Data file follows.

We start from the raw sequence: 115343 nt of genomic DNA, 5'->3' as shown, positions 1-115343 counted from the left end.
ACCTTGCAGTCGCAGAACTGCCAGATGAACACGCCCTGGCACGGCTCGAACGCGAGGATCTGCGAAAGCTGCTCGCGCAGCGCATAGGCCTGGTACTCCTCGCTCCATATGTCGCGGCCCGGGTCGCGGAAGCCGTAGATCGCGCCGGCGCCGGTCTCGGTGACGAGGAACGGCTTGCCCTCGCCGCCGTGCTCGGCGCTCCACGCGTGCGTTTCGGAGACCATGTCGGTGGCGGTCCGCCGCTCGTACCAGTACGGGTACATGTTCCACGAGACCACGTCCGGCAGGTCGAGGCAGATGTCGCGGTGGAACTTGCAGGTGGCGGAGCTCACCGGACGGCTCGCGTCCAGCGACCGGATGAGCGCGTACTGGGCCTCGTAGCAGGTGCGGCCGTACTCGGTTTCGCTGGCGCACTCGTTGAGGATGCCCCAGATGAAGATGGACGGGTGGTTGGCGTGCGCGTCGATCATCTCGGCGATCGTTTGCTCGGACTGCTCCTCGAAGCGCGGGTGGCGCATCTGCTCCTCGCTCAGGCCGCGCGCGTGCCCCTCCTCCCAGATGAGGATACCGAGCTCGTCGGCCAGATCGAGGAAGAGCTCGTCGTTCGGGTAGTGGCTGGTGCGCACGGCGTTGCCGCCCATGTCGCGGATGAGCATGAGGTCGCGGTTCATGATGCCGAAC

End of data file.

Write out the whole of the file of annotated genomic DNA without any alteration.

We start from the raw sequence: 115343 nt of genomic DNA, 5'->3' as shown, positions 1-115343 counted from the left end.
ACCTTGCAGTCGCAGAACTGCCAGATGAACACGCCCTGGCACGGCTCGAACGCGAGGATCTGCGAAAGCTGCTCGCGCAGCGCATAGGCCTGGTACTCCTCGCTCCATATGTCGCGGCCCGGGTCGCGGAAGCCGTAGATCGCGCCGGCGCCGGTCTCGGTGACGAGGAACGGCTTGCCCTCGCCGCCGTGCTCGGCGCTCCACGCGTGCGTTTCGGAGACCATGTCGGTGGCGGTCCGCCGCTCGTACCAGTACGGGTACATGTTCCACGAGACCACGTCCGGCAGGTCGAGGCAGATGTCGCGGTGGAACTTGCAGGTGGCGGAGCTCACCGGACGGCTCGCGTCCAGCGACCGGATGAGCGCGTACTGGGCCTCGTAGCAGGTGCGGCCGTACTCGGTTTCGCTGGCGCACTCGTTGAGGATGCCCCAGATGAAGATGGACGGGTGGTTGGCGTGCGCGTCGATCATCTCGGCGATCGTTTGCTCGGACTGCTCCTCGAAGCGCGGGTGGCGCATCTGCTCCTCGCTCAGGCCGCGCGCGTGCCCCTCCTCCCAGATGAGGATACCGAGCTCGTCGGCCAGATCGAGGAAGAGCTCGTCGTTCGGGTAGTGGCTGGTGCGCACGGCGTTGCCGCCCATGTCGCGGATGAGCATGAGGTCGCGGTTCATGATGCCGAAC